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Subscribe to this list via RSS Blog posts tagged in winter sunstead

Posted by on in Culture Blogs
Sun Run

In traditional societies as far removed as Zuñi Pueblo of the American Southwest and the Kalasha valleys of what is now northwestern Pakistan, the Winter Solstice is marked—among other activities—by footraces.

I've long wondered why this would be so, but this morning—watching the Sun leap up over the horizon—it suddenly occurred to me why.

It's sympathetic magic. The Sun is a runner.

Every day, the Sun walks across the Sky. Even on the day of his birth, he walks from one horizon to the other. Well, he's a god; he can.

(During the Bronze Age, when we became a Horse People, people began to say that the Sun drove across the sky daily in his chariot. In those days, nobles and warriors rode horses and drove chariots, unlike us common folks who walked; when we rode, it was in ox-carts. Surely, went the logic, the Sun was more like nobility and the warrior-kind: hence his chariot. These days, though, we understand that to walk is more sacred than to ride.)

Three-some weeks until the Evenday and his due Eastern rising. This morning he came up still considerably south of east.

“He'll have to run to catch up,” I thought.

Aha.

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Posted by on in Culture Blogs
The Once and Future Holiday

I don't know about where you live, but here in Minneapolis the Winter Solstice is hot stuff.

Every year I'm struck by the ever-increasing number of (non-pagan) Winter Solstice events going on: drum-jams, concerts, performances. This year I was dumbfounded to hear that even the local Episcopal cathedral is getting in on the act, holding a special “Light in Darkness” service for the Solstice.

Christmas' religious origins will always render it problematic in an increasingly secular culture. More and more each year it reads as a once-Christian culture's nostalgia for a now-unretrievable past.

The Solstice, on the other hand, is an event that engages us all, no matter how we see things, or where our ancestors came from. Conveniently, it also comes at a time when most people don't have family obligations.

Once you've embraced the Winter Solstice, of course, it only makes sense to do the same for its bright Summer twin. And then...well, if you're going to do the Solstices, you might as well do the Equinoxes too.

And so we'll go together, step by logical step. That's how we'll take back the West.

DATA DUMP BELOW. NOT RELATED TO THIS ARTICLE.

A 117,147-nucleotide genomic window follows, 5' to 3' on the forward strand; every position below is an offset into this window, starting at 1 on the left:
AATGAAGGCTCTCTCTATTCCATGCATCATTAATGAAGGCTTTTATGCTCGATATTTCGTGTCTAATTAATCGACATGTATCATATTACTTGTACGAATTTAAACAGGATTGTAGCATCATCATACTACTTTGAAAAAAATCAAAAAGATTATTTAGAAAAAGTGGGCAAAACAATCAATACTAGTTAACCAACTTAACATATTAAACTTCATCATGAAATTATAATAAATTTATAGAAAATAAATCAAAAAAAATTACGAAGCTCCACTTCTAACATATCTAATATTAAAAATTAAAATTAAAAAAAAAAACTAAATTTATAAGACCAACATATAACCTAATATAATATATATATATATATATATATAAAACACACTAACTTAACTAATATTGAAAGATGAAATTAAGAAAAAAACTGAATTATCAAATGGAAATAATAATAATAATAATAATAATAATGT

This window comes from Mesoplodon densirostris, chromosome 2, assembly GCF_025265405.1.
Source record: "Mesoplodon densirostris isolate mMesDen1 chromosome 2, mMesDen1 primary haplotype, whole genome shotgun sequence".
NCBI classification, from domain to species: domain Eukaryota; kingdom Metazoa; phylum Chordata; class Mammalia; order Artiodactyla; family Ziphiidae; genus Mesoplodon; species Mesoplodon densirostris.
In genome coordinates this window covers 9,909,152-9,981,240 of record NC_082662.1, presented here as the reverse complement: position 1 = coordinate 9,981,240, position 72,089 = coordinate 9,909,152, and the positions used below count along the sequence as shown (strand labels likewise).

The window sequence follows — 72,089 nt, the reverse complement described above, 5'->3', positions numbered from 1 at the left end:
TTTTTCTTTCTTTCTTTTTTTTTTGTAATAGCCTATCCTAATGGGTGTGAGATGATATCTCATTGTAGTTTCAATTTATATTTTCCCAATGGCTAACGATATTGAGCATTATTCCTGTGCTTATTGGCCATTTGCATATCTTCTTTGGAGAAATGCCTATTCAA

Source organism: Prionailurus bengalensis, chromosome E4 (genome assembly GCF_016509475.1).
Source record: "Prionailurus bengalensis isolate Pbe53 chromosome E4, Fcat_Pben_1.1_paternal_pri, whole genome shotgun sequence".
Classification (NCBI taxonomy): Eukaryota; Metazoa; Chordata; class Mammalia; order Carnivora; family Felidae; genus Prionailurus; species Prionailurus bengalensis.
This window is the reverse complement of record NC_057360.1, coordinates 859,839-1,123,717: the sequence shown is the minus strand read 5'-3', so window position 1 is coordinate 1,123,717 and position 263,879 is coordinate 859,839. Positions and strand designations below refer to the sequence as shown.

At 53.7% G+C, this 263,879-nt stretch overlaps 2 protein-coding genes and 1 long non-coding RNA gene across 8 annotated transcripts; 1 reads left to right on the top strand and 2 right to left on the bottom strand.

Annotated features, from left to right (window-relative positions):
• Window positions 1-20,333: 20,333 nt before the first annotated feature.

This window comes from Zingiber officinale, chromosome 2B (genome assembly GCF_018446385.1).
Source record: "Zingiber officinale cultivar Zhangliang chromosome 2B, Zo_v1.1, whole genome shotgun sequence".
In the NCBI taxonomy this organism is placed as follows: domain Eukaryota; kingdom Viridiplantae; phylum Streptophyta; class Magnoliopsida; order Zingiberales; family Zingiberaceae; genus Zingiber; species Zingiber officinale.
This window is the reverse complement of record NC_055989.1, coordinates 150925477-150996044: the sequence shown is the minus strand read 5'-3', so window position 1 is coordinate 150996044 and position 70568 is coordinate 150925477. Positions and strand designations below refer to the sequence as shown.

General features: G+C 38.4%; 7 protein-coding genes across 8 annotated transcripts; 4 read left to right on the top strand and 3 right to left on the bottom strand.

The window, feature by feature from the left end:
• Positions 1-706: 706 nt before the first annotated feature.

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  • Anthony Gresham
    Anthony Gresham says #
    There is a site called Neopets.com. Every year they have a Winter Starlight Festival during the month of December. I've been goi

Posted by on in Culture Blogs
Solstice People

Back in high school, a non-pagan friend and I were discussing the winter holidays.

“But we have Solstice, too,” he contended, meaning non-pagans.

Well, in the sense that the Solstice happens whether or not you pay attention to it, I suppose that they do.

But here's my question. The Sun, the Earth: are these (so to speak) just people that you walk past in the street every day without really noticing, or are they People that you actually know and engage with?

As I write, we're nearing the end of the Samhain Thirtnight. Every morning—I'm awake then, I actually see it—the Sun rises a little later, a little farther South. Every day, he goes a little farther away, and we see that much less of him.

I don't know about you, and I don't know about non-pagans, but personally I feel that that fact somehow involves me.

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  • Steven Posch
    Steven Posch says #
    Conversely, I used to get all bent out of shape when someone would wish me "Merry Christmas," as if it were some sort of attempt a
  • Anthony Gresham
    Anthony Gresham says #
    I remember a time when people would actually say Happy Holidays and nobody got upset about it. Then for some reason I don't under

Posted by on in Culture Blogs
Serious Big Magic

Shit.

Something has gone seriously wrong.

Haven't you noticed? The days just keep getting shorter and shorter.

Every day the Sun goes farther and farther South.

Every day its highest point in the sky gets lower and lower.

If this keeps going, soon it won't rise at all.

It just keeps getting colder and colder. We keep getting more and more snow.

If this keeps up, we're all going to freeze in the dark, if we don't run out of food first.

If we don't do something soon, we're all gonna die.

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Posted by on in Signs & Portents
Tis the Season!

It’s that time of year once again. The merriest, cheeriest time, or so we’re led to believe. It’s the Winter Holidays: Christmas, Hanukkah, Solstice, Yule, New Year’s, Kwanzaa, and so many more. As always we’ve gathered our very best stories on the subject from PaganSquare as well as any other bits from around the web we thought you might enjoy.

We hope you enjoy the rest of the winter season! And have a Happy New Year’s!

—Aryós Héngwis

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Posted by on in Culture Blogs
Sun Stands Still

Solstice: literally, “the Sun stands [still].”

The Sun is a god of constant motion. Every day of the year, he rises from a different place on the horizon.

But at the solstices, summer and winter, his movement slows. For several days in sequence, he seems to rise from the same place.

Sun stands still.

And while the Sun stands, the world waits.

The 2nd century Protoevangelium of James tells a strange story.

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Posted by on in Culture Blogs
A Sun Is Born

Did you know that a new Sun was born this year?

Astronomers estimate that, here in our Milky Way galaxy, there's a New Sun born at a frequency of about one a year.

One a year.

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